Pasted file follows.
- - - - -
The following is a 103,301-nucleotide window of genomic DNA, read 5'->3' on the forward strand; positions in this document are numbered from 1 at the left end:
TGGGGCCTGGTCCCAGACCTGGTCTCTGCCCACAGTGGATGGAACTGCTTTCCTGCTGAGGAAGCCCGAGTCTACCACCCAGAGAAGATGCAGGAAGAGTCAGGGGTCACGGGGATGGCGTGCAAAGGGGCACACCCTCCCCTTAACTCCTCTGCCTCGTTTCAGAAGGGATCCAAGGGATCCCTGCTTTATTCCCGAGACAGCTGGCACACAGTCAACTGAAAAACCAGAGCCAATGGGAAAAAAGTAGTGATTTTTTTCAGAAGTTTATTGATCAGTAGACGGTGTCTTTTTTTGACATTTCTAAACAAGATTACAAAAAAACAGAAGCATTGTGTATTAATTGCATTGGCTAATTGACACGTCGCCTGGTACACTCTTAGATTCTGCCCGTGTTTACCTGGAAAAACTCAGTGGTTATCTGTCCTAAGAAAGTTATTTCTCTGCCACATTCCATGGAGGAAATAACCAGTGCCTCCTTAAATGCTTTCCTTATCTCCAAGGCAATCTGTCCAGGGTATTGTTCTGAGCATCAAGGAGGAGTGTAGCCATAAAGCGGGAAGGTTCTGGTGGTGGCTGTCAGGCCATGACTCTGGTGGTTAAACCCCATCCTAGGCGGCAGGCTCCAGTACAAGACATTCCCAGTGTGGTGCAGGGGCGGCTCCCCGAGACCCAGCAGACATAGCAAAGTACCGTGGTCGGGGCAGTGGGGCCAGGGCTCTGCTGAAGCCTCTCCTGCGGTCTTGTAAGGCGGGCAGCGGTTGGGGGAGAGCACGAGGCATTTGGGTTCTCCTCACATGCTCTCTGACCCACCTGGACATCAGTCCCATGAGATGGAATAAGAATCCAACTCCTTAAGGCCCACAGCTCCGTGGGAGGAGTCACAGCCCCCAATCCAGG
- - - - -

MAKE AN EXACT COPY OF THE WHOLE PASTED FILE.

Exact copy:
The following is a 103,301-nucleotide window of genomic DNA, read 5'->3' on the forward strand; positions in this document are numbered from 1 at the left end:
TGGGGCCTGGTCCCAGACCTGGTCTCTGCCCACAGTGGATGGAACTGCTTTCCTGCTGAGGAAGCCCGAGTCTACCACCCAGAGAAGATGCAGGAAGAGTCAGGGGTCACGGGGATGGCGTGCAAAGGGGCACACCCTCCCCTTAACTCCTCTGCCTCGTTTCAGAAGGGATCCAAGGGATCCCTGCTTTATTCCCGAGACAGCTGGCACACAGTCAACTGAAAAACCAGAGCCAATGGGAAAAAAGTAGTGATTTTTTTCAGAAGTTTATTGATCAGTAGACGGTGTCTTTTTTTGACATTTCTAAACAAGATTACAAAAAAACAGAAGCATTGTGTATTAATTGCATTGGCTAATTGACACGTCGCCTGGTACACTCTTAGATTCTGCCCGTGTTTACCTGGAAAAACTCAGTGGTTATCTGTCCTAAGAAAGTTATTTCTCTGCCACATTCCATGGAGGAAATAACCAGTGCCTCCTTAAATGCTTTCCTTATCTCCAAGGCAATCTGTCCAGGGTATTGTTCTGAGCATCAAGGAGGAGTGTAGCCATAAAGCGGGAAGGTTCTGGTGGTGGCTGTCAGGCCATGACTCTGGTGGTTAAACCCCATCCTAGGCGGCAGGCTCCAGTACAAGACATTCCCAGTGTGGTGCAGGGGCGGCTCCCCGAGACCCAGCAGACATAGCAAAGTACCGTGGTCGGGGCAGTGGGGCCAGGGCTCTGCTGAAGCCTCTCCTGCGGTCTTGTAAGGCGGGCAGCGGTTGGGGGAGAGCACGAGGCATTTGGGTTCTCCTCACATGCTCTCTGACCCACCTGGACATCAGTCCCATGAGATGGAATAAGAATCCAACTCCTTAAGGCCCACAGCTCCGTGGGAGGAGTCACAGCCCCCAATCCAGG